2006

CARECEN took an active role in mobilizations on behalf of comprehensive immigration reform that drew approximately 1.25 million participants across the country.

In March and April our community joined rallies organized to oppose Congressional Bill HR-4437, which criminalized undocumented workers and all those who help them. CARECEN helped inform constituents on key issues such as legalization as a path to citizenship for the undocumented, worker rights, civil rights and civil liberties, and the DREAM Act.

2005

CARECEN promoted and supported the Central American Security Act (CASA). This proposed immigration legislation would have amended the 1997 NACARA legislation by granting permanent residence to the many Hondurans, Salvadorans and Nicaraguans that were left out of the first act.

CARECEN moved into its new offices at 1460 Columbia Road NW.

2002

CARECEN led an effort to organize a national network of Salvadoran, Guatemalan and Honduran community-based organizations, known as the Immigration Taskforce for Central America (ITCA). ITCA now includes over 40 advocacy groups and organizations representing 15 states and supports national immigration initiatives that affect the Central American community in the United States.

2000

CARECEN began its Housing and Community Action Program, which helps renters in the District defend their rights as tenants.

 

1990s

During the 1990s CARECEN developed community support services to help clients with vital tasks such as filling out applications for jobs and public services. These services also helped community members translate and interpret documents and letters, initiate job searches, and obtain insurance and housing. CARECEN’s advocacy on behalf of refugees seeking asylum was especially vital in this decade, when rapidly changing immigration laws destabilized the residency statuses of many Central American immigrants.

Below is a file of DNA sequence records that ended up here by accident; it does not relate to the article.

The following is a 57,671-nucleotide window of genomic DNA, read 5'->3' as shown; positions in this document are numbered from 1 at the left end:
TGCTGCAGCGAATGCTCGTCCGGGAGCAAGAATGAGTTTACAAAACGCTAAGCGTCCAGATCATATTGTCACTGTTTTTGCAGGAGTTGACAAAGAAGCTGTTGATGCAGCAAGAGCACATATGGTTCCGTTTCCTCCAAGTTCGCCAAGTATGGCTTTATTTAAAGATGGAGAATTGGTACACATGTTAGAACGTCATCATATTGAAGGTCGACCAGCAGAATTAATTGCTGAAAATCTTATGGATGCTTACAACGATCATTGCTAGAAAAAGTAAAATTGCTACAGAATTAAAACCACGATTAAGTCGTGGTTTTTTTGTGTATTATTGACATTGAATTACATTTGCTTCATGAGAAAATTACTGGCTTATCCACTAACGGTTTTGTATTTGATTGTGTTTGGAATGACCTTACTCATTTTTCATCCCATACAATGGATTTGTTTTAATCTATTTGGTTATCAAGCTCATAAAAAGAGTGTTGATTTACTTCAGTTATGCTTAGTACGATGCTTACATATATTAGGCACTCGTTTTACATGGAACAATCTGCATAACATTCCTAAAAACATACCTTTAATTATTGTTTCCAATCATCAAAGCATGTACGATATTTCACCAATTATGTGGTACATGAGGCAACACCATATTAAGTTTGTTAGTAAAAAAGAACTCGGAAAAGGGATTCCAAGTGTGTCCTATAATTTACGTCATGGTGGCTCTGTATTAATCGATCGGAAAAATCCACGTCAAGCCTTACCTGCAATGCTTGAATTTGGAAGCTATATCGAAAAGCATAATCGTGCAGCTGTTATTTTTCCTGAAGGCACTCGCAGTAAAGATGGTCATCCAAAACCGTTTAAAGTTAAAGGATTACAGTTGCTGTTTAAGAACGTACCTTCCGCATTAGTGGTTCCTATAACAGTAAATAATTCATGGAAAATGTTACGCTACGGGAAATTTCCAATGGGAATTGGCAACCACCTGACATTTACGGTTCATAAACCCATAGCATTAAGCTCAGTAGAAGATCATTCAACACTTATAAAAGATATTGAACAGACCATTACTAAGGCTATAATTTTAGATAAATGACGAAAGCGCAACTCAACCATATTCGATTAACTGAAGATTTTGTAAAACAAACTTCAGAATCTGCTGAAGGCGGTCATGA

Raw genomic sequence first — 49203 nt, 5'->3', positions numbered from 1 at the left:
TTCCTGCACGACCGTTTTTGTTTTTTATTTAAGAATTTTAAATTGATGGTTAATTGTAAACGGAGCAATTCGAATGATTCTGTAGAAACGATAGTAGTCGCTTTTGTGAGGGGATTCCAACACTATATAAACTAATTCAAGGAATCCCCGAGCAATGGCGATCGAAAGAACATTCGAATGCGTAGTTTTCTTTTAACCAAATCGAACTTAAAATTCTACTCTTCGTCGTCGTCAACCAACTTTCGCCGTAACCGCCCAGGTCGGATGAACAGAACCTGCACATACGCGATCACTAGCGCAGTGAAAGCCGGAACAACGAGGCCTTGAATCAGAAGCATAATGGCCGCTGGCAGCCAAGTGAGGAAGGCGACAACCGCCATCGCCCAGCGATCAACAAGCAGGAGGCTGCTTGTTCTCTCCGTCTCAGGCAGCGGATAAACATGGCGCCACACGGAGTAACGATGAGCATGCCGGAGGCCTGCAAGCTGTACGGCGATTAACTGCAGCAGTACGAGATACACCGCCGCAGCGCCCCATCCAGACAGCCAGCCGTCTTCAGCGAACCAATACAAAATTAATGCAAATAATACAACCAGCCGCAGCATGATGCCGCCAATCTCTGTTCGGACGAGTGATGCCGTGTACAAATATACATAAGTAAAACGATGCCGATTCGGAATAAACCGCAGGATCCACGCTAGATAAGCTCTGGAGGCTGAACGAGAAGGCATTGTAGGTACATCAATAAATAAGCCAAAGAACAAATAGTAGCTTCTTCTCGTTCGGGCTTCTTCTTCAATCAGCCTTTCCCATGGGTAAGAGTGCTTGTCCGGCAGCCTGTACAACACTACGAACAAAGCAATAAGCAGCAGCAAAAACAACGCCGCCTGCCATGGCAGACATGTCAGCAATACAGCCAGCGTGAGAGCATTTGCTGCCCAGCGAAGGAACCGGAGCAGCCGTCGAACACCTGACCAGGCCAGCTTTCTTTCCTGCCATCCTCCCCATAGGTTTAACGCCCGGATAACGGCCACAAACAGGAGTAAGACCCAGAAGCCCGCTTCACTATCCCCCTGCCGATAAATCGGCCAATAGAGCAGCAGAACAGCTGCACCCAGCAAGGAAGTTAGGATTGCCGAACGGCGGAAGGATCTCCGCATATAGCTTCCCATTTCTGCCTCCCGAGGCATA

1997

National advocacy efforts resulted in the successful passage of the Nicaraguan Adjustment and Central American Relief Act (NACARA), which allowed eligible Nicaraguans, Cubans, Salvadorans and Guatemalans to apply for changes in their deportation and residency statuses. CARECEN has since supported efforts to amend the Act to include a greater number of Central American refugees.

In the late 1990s CARECEN launched civic participation programs that helped community members participate in advocacy before neighborhood and city government agencies and institutions, especially on issues of immigration and civil rights.

1995

The U.S. government dissolved the Nicaraguan Review Program (NRP). With both the NRP and the ABC registration periods coming to an end, CARECEN presented a “petition for rulemaking” to the Clinton Administration. This document set the precedent for advocating on behalf of the Nicaraguan Adjustment and Central American Relief Act (NACARA).

CARECEN initiated citizenship classes to prepare eligible immigrants to apply for U.S. citizenship.

 

1980s

In this decade CARECEN established itself as a safe haven for Central American refugees and a hub of community education and organizing to advocate for the protection of human and civil rights. CARECEN mobilized support for the granting of refugee status to Central Americans already in the United States and began training “rights promoters” to educate the community on worker, immigrant, and tenant rights.

1987

CARECEN helped eligible Nicaraguans re-apply for asylum through the new Nicaraguan Review Program (NRP), which gave Nicaraguans who previously had been denied asylum a second review.

1985

CARECEN played a formative role in the initial stages of Casa de Maryland, which provided emergency clothing, food, immigration assistance, and English instruction to new immigrants.

In this year the American Baptist Church (ABC) won a key suit against the Immigration and Naturalization Service (INS), American Baptist Church v. Thornburgh. CARECEN responded to this modest victory with an organizing and coalition development drive to advocate for suspension of deportation and permanent residency for eligible Guatemalans and Salvadorans in the “ABC class.”

1983

CARECEN helped create La Clínica del Pueblo, which responded to the pressing health care needs of the metro area’s new refugee population.  La Clínica became an independent entity in 1995 and continues to serve Washington’s Latino community today.

1981

CARECEN opened its doors to Salvadoran refugees fleeing political violence and human rights abuses in their home country.